For fictional examples, go to The Heretic.
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Famous Heresies in the Catholic Church
- The Catechism of the Catholic Church has an official definition of heresy, which it juxtaposes against its definitions of incredulity, schism, and apostasy.
Incredulity is the neglect of revealed truth or the willful refusal to assent to it. Heresy is the obstinate post-baptismal denial of some truth which must be believed with divine and Catholic faith, or it is likewise an obstinate doubt concerning the same; apostasy is the total repudiation of the Christian faith; schism is the refusal of submission to the Roman Pontiff or of communion with the members of the Church subject to him" (CCC 2089).
- You may have noticed something important in that definition—the heresy is only a heresy when it knowingly and willfully contradicts established Catholic teaching, and a person is only a heretic if he/she holds a heretical belief and has had valid (i.e. Catholic, or Orthodox, probably) baptism. The Catholic Church has a habit of not granting strict definitions to doctrine until it becomes a major issue, due to issues of opportunity and urgency—the divinity of Christ, while held and intuited by a large portion of Christians to varying degrees, wasn't formally defined until after Constantine legalized Christianity in the early 4th century, for example.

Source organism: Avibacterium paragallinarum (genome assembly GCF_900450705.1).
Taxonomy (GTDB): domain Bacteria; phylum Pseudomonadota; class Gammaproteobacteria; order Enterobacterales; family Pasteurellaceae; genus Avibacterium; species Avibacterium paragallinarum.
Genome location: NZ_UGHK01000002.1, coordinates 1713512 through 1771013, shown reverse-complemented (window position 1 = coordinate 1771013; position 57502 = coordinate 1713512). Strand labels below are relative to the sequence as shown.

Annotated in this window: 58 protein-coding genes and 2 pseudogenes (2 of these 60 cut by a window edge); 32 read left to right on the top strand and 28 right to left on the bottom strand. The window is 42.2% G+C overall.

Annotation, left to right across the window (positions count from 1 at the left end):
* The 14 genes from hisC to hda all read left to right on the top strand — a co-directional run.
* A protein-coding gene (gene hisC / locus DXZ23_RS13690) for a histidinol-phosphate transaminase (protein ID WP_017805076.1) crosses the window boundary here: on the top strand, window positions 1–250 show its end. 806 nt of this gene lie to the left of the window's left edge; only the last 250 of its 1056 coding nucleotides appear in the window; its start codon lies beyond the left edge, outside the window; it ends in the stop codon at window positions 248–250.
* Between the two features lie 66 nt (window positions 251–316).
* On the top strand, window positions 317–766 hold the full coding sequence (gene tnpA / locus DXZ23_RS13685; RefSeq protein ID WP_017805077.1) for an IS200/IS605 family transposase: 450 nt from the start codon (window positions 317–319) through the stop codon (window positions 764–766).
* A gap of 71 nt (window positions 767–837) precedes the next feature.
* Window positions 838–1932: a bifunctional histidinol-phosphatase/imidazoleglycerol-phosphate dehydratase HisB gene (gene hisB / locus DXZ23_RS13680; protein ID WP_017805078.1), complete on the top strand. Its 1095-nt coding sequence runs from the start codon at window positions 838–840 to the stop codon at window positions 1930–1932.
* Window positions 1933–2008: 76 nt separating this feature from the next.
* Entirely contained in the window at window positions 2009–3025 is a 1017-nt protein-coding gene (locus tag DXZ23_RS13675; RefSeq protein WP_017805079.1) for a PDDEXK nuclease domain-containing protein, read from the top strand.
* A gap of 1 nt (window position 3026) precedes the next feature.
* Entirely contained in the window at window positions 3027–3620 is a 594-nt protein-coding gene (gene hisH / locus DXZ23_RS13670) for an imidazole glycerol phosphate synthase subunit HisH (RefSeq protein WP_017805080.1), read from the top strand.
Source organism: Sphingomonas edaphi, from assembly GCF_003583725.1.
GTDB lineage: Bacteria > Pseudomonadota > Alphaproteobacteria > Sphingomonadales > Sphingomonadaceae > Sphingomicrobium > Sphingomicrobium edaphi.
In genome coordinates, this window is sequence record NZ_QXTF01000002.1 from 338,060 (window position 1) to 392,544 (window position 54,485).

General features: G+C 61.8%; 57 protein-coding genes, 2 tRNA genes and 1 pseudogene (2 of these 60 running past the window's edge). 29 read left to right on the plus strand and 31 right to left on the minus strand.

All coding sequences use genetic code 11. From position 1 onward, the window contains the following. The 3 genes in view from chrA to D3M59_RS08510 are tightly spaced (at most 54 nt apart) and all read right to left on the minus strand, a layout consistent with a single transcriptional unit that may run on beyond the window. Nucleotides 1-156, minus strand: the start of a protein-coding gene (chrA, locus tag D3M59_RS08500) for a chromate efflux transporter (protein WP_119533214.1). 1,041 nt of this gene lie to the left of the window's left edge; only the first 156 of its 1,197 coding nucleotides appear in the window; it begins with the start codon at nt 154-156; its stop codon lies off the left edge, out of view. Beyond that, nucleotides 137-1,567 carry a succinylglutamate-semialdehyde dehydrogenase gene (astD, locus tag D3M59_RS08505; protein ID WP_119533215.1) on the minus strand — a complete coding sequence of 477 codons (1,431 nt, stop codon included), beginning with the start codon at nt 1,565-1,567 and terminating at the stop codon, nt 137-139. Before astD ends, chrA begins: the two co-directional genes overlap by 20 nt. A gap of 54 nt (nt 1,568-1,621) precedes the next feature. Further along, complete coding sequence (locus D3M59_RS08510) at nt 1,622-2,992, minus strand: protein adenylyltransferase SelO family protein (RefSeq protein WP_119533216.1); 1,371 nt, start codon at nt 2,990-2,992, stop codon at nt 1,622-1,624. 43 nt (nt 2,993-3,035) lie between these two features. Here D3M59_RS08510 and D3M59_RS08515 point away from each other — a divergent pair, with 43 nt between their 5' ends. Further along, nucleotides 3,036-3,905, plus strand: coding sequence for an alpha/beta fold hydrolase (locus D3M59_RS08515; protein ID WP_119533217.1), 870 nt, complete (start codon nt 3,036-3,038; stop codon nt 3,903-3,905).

- This definition also clarifies the position of heretics vis-a-vis Catholics and other non-Catholics:
- A Catholic is one who has been validly baptized (according to Catholic rules), believes in Church doctrine, and recognizes the authority of the Church hierarchy.
- Someone who was never validly baptized (again according to Catholic rules) and never believed in what the Church considers true Christian doctrine is incredulous. Thus most people raised as non-Christian or raised as Protestants (as they have strong disagreements on issues of doctrine and from the Catholic perspective are not considered to have had valid baptisms) are "incredulous" from the Church's point of view.
- Someone who has been validly baptized and believes in Church doctrine but does not recognize the authority of the Pope is schismatic. The clearest example of this is the Eastern Orthodox church, who agree with Rome on virtually every doctrinal point and whose baptisms are at least arguably valid from the Catholic point of view but disagree on whether Papal authority is legitimate. The status of the "Patriotic" Catholic Church in China is murkier. The communist government of the People's Republic has required Chinese Catholics to renounce the authority of the Pope even as they are allowed to practice their religion while subscribing to more or less the same doctrine as Catholics elsewhere (subject to change under demands by the Chinese government, e.g. on abortion and contraception—that's what the whole "Patriotic" business is about, being willing to bend tenets of their religion to requirements of the government, regardless of what foreigners like the Pope have to say.). Some Catholics consider the Patriotic Catholic Church schismatic, but the Vatican refuses to acknowledge the renunciation and maintains that the Catholic Church in China remains fully Catholic—or, in full communion with Rome, to use Catholic lingo—even if under complicated political circumstances that make formal ties with the Vatican difficult and dangerous.note